EFFECTIVE LEARNING TECHNIQUES
In organizations like yours, the overall success of the team is based on the individual contributions of your associates. Our approach to instructional design helps you attract, retain, and enrich each and every individual on your team.
What’s our philosophy?
First, we align the learning objectives with your desired outcome. Next, it’s all about the learner: learning by doing, discovery, telling stories, and providing perspectives. My team of instructional design professionals is immersed in an environment that enables success. Mentorship, peer review, collaboration with technologists and designers, and templates, tools, and interaction libraries make their designs – and your vision – come to life.
Thought Leader: Catherine Davis- Instructional Design Practice Lead
Instructional Design Practice Lead
As SweetRush’s Instructional Design Team Leader, Catherine Davis is a quiet powerhouse. Project challenges stand no chance against Catherine’s creativity, light-speed thinking, and can-do spirit. Her deep experience as an instructional designer in various capacities (in-house corporate, vendor, freelance) means she truly understands the needs of our ID team and our clients. Combined with her knack for documenting and sharing best practices, and developing process, templates and tools, Catherine brings structure, efficiency, and continuous improvement to her role and our team. Yet she also knows when to keep it light: We’re always eager to see her next clever Skype© avatar or just share a good laugh. A team builder and a team player, you can count on Catherine for expertly crafted instructional design, solid on-boarding, and sage advice.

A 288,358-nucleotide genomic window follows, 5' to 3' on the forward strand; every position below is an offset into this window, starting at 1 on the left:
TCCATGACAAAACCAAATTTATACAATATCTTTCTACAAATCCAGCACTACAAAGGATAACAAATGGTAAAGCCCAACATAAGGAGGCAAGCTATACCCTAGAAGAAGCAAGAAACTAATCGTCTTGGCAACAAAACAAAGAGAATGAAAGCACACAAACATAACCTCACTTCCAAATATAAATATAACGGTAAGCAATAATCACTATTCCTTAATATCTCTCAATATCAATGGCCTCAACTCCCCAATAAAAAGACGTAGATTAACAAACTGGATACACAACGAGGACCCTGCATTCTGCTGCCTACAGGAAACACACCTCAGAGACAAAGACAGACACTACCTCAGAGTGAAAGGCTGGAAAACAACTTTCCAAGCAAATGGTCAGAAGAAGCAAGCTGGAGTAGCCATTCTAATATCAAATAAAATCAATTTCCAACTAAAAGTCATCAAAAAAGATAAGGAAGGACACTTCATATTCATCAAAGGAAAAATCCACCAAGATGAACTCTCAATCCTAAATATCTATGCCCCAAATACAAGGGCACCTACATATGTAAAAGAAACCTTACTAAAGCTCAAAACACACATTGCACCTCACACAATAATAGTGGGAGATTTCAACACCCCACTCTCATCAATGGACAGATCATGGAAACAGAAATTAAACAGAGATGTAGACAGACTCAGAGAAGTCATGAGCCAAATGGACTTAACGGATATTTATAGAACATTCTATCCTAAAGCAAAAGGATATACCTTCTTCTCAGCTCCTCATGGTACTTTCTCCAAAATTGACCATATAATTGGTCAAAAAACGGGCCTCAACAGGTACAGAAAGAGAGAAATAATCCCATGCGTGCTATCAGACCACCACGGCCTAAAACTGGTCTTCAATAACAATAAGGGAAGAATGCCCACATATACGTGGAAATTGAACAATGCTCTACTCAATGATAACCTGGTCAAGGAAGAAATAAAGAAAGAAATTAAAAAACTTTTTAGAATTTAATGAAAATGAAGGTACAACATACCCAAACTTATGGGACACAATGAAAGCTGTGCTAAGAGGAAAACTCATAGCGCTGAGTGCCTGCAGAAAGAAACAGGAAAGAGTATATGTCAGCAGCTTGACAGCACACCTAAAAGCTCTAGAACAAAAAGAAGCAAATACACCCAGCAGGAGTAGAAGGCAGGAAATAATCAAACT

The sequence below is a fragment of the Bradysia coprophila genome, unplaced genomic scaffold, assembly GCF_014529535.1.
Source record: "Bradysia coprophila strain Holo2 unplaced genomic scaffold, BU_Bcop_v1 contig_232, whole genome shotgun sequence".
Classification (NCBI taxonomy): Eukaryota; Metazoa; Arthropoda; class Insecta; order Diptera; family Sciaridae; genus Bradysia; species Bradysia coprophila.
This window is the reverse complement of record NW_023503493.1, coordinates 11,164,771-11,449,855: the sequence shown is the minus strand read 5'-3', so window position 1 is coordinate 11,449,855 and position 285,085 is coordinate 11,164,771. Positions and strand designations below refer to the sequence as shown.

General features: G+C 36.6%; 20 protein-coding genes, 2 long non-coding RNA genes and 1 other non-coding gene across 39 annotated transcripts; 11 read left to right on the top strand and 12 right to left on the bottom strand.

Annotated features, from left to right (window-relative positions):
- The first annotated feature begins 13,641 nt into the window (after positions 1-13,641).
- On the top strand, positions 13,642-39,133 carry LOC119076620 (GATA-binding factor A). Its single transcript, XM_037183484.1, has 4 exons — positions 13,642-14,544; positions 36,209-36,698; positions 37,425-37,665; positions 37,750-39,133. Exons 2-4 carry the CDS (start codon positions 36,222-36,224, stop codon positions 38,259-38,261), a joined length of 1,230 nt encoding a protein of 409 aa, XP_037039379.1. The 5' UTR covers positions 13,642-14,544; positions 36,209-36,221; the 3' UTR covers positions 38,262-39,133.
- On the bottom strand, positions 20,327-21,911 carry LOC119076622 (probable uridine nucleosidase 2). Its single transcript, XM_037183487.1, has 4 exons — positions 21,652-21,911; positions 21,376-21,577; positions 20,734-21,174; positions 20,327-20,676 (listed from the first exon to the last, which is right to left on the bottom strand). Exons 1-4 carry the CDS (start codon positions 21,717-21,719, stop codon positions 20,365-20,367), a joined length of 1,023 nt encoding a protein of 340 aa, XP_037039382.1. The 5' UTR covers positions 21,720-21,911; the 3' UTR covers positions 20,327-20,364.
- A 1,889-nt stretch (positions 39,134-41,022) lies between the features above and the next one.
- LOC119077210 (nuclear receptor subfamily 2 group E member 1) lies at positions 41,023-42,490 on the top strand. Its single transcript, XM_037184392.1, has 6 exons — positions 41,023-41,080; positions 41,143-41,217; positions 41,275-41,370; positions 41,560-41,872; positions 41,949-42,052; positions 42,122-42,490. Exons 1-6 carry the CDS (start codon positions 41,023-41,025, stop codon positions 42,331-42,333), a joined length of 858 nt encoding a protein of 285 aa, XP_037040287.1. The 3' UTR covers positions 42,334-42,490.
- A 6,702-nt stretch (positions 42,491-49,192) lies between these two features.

ALL ABOUT AVATARS
An avatar is a character that serves as part of a story in your training module, game, or simulation.
The avatar may be designed as an expert who provides guidance and feedback to the learner, or it may be a peer or colleague who can motivate learners and provide tips and assistance. In some cases, learners may select an avatar, customize its appearance, and control its actions during the learning experience.
Some of us can remember back to the much-maligned Microsoft® paper clip and question the use of avatars.
However, research and our experience show that, done well, avatars can be an effective learning tool. With some companies shifting away from classroom training, avatars offer a human touch within e-learning and a way to deliver consistent instructional messages. They can also increase engagement and interest in continuing instruction. When learners control the avatars, they can influence behavior—particularly when they resemble the learner in some way. Behaviors practiced in the virtual world are more likely to be practiced in a real environment.
well and what doesn’t?
First, the presence of a visual (animated, ideally) is essential; just hearing a voice does not appear to provide all of the benefits of an avatar. Second, don’t overuse the avatar. Use it when you need to introduce, emphasize, or summarize key points. Third, keep your audience in mind. A professional audience will respond more favorably to more realistic and sophisticated avatars, and a younger audience may favor a more cartoon-based avatar.